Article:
You might have experienced heat therapy if you’ve been to a spa or received a relaxing massage. After putting their hands on your back, massage therapists would sometimes place a heat pad on your back and let it rest for a while. This part of the massage is sometimes even more soothing and relieving than the massage itself, and it is a great way to get yourself prepared to return to your day-to-day activities.

Ice Or Heat For Back Pain Relief & Injury?

Is infrared heat treatment useful?

Yes! There are many ways to apply heat therapy. A traditional method we all know is through heat pads or hot packs. They should be prepared in the microwave or in boiling water, but always trying to avoid extreme temperatures that may burn your skin and cause additional problems. Infrared heat treatment is yet another method we should try, especially if we suffer from recurrent or severe back pain.

Infrared heat treatment is a light-based method to increase temperature in the body, reduce inflammation, and treat pain. Additional to these features, infrared light is known to induce cell regeneration and promotes cell repair. Therefore, it is recommended if you have a degenerative disease, and very safe if you want to apply heat therapy without the risk of burning.

There are numerous studies about infrared heat treatment as a useful method to treat joint stiffness, muscle pain, arthritis, and even a few autoimmune diseases. But the effects are not only limited to pain relief. You may also find these potential health benefits:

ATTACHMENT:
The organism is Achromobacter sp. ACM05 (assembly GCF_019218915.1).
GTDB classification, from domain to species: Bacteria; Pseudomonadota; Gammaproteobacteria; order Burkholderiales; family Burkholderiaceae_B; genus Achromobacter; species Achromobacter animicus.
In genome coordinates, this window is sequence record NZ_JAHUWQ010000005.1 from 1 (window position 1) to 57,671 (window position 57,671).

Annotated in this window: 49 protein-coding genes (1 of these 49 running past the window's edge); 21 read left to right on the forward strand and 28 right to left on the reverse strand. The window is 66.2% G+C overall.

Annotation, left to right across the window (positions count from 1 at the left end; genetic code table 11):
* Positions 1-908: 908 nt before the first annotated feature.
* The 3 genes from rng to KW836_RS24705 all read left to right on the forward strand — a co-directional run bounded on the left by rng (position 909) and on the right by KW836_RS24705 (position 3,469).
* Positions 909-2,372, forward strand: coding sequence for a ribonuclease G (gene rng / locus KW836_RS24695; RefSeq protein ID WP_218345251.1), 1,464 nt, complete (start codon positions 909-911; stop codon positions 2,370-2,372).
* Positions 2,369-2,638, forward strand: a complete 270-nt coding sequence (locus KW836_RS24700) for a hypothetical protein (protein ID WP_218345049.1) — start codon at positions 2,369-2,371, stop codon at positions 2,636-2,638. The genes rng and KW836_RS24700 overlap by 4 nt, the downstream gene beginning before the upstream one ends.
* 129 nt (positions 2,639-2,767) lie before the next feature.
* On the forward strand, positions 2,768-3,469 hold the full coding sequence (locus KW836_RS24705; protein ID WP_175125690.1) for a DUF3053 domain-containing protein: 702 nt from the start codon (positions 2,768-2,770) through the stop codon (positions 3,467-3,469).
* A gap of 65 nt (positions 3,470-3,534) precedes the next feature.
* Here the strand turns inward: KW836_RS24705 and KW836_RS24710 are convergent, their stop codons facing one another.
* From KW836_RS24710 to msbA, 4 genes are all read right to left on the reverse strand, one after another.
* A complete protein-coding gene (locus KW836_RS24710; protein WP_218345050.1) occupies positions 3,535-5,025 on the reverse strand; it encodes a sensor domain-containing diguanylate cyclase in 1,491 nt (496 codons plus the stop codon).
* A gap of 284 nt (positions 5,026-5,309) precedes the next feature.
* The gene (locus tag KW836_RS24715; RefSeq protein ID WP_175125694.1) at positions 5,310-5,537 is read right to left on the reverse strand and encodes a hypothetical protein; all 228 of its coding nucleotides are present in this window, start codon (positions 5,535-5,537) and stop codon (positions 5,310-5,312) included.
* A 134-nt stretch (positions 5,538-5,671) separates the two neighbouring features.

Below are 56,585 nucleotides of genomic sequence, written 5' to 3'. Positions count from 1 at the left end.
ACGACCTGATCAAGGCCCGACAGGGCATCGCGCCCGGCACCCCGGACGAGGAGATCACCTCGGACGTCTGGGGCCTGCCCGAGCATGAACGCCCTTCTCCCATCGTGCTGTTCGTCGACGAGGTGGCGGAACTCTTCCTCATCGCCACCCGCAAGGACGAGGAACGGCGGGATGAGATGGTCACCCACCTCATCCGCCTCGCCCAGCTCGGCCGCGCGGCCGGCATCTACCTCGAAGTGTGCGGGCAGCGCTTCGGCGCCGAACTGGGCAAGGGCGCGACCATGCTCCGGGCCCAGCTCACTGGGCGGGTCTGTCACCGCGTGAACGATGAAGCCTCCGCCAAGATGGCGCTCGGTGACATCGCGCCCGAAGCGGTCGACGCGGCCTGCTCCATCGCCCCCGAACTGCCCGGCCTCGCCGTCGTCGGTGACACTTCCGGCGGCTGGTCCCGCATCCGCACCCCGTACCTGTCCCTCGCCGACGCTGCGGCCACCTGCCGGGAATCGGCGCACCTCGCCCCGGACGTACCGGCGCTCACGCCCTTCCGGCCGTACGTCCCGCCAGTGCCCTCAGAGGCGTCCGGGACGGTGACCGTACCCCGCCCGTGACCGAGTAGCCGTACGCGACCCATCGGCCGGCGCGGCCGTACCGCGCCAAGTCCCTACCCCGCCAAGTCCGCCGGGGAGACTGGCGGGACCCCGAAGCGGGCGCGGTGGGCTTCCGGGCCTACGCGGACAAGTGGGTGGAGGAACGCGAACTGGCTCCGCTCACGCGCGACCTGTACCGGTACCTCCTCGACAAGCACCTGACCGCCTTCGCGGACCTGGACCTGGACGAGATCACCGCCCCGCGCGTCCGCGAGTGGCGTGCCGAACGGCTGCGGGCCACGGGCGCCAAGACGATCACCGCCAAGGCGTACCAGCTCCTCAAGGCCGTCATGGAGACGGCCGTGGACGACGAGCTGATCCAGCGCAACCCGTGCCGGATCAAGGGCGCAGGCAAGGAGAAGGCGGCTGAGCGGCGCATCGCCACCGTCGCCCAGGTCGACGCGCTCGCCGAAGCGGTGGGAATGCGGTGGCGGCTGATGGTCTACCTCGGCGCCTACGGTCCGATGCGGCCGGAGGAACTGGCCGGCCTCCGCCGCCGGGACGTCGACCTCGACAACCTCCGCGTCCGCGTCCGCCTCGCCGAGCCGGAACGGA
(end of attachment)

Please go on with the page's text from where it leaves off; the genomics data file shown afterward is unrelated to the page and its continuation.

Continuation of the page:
• Improvements in your blood pressure: Infrared therapy is known to stimulate your blood vessels. By increasing your levels of nitric oxide, the arteries expand and blood pressure improves. It is also useful to promote blood circulation and prevent clotting.
  • Boosts the immune system: The evidence is yet scarce, but apparently, we can also use infrared therapy to modulate the immune system and aid a few biochemical processes in the cell.
  • Detoxing: Infrared therapy has also been implicated in the field of detoxing. By increasing blood circulation and improving your biochemical processes, infrared heat therapy can be useful to flush out toxins and detox your body at a cellular level.

There are many implements and gadgets you can use to get infrared heat therapy without leaving your home. You’ve got heating pads and wraps or may want to choose a heat lamp instead. In any case, using this technology will not only help you find relief with heat therapy but also get additional health benefits in the process.


French, S. D., Cameron, M., Walker, B. F., Reggars, J. W., & Esterman, A. J. (2006). Superficial heat or cold for low back pain. Cochrane Database of Systematic Reviews, (1).

Patel, A. T., & Ogle, A. A. (2000). Diagnosis and management of acute low back pain. American family physician61(6), 1779-1786.

Vatansever, F., & Hamblin, M. R. (2012). Far infrared radiation (FIR): Its biological effects and medical applications: Ferne Infrarotstrahlung: Biologische Effekte und medizinische Anwendungen. Photonics & lasers in medicine1(4), 255-266.

Shui, S., Wang, X., Chiang, J. Y., & Zheng, L. (2015). Far-infrared therapy for cardiovascular, autoimmune, and other chronic health problems: A systematic review. Experimental biology and medicine240(10), 1257-1265.